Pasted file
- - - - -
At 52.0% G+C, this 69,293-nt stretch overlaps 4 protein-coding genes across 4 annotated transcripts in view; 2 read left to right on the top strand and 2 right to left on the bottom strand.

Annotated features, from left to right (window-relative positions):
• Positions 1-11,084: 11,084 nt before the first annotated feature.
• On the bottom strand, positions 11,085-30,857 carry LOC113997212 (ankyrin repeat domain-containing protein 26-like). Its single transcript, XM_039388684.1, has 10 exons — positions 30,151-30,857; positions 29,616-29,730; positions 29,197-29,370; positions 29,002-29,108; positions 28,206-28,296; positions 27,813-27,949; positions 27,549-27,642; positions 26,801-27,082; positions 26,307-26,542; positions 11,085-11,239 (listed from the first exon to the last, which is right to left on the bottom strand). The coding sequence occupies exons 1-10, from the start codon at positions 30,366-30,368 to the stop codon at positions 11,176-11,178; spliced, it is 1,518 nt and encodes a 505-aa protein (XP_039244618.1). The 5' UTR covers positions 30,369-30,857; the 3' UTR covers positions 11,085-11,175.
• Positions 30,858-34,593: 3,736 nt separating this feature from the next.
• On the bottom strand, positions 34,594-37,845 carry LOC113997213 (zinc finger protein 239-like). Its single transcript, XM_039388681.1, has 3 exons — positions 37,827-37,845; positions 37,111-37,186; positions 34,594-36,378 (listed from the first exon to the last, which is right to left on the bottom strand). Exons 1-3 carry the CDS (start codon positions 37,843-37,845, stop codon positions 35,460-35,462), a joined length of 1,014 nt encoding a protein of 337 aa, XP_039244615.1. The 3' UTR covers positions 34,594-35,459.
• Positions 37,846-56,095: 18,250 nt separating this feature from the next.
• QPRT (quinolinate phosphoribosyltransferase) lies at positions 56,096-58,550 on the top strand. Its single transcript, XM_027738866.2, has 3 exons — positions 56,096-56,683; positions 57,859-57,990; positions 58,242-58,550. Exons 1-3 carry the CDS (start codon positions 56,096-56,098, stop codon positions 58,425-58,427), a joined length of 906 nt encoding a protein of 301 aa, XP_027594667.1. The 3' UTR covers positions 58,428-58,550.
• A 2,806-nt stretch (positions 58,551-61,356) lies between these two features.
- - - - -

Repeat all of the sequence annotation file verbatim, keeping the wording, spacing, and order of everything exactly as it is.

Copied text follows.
At 52.0% G+C, this 69,293-nt stretch overlaps 4 protein-coding genes across 4 annotated transcripts in view; 2 read left to right on the top strand and 2 right to left on the bottom strand.

Annotated features, from left to right (window-relative positions):
• Positions 1-11,084: 11,084 nt before the first annotated feature.
• On the bottom strand, positions 11,085-30,857 carry LOC113997212 (ankyrin repeat domain-containing protein 26-like). Its single transcript, XM_039388684.1, has 10 exons — positions 30,151-30,857; positions 29,616-29,730; positions 29,197-29,370; positions 29,002-29,108; positions 28,206-28,296; positions 27,813-27,949; positions 27,549-27,642; positions 26,801-27,082; positions 26,307-26,542; positions 11,085-11,239 (listed from the first exon to the last, which is right to left on the bottom strand). The coding sequence occupies exons 1-10, from the start codon at positions 30,366-30,368 to the stop codon at positions 11,176-11,178; spliced, it is 1,518 nt and encodes a 505-aa protein (XP_039244618.1). The 5' UTR covers positions 30,369-30,857; the 3' UTR covers positions 11,085-11,175.
• Positions 30,858-34,593: 3,736 nt separating this feature from the next.
• On the bottom strand, positions 34,594-37,845 carry LOC113997213 (zinc finger protein 239-like). Its single transcript, XM_039388681.1, has 3 exons — positions 37,827-37,845; positions 37,111-37,186; positions 34,594-36,378 (listed from the first exon to the last, which is right to left on the bottom strand). Exons 1-3 carry the CDS (start codon positions 37,843-37,845, stop codon positions 35,460-35,462), a joined length of 1,014 nt encoding a protein of 337 aa, XP_039244615.1. The 3' UTR covers positions 34,594-35,459.
• Positions 37,846-56,095: 18,250 nt separating this feature from the next.
• QPRT (quinolinate phosphoribosyltransferase) lies at positions 56,096-58,550 on the top strand. Its single transcript, XM_027738866.2, has 3 exons — positions 56,096-56,683; positions 57,859-57,990; positions 58,242-58,550. Exons 1-3 carry the CDS (start codon positions 56,096-56,098, stop codon positions 58,425-58,427), a joined length of 906 nt encoding a protein of 301 aa, XP_027594667.1. The 3' UTR covers positions 58,428-58,550.
• A 2,806-nt stretch (positions 58,551-61,356) lies between these two features.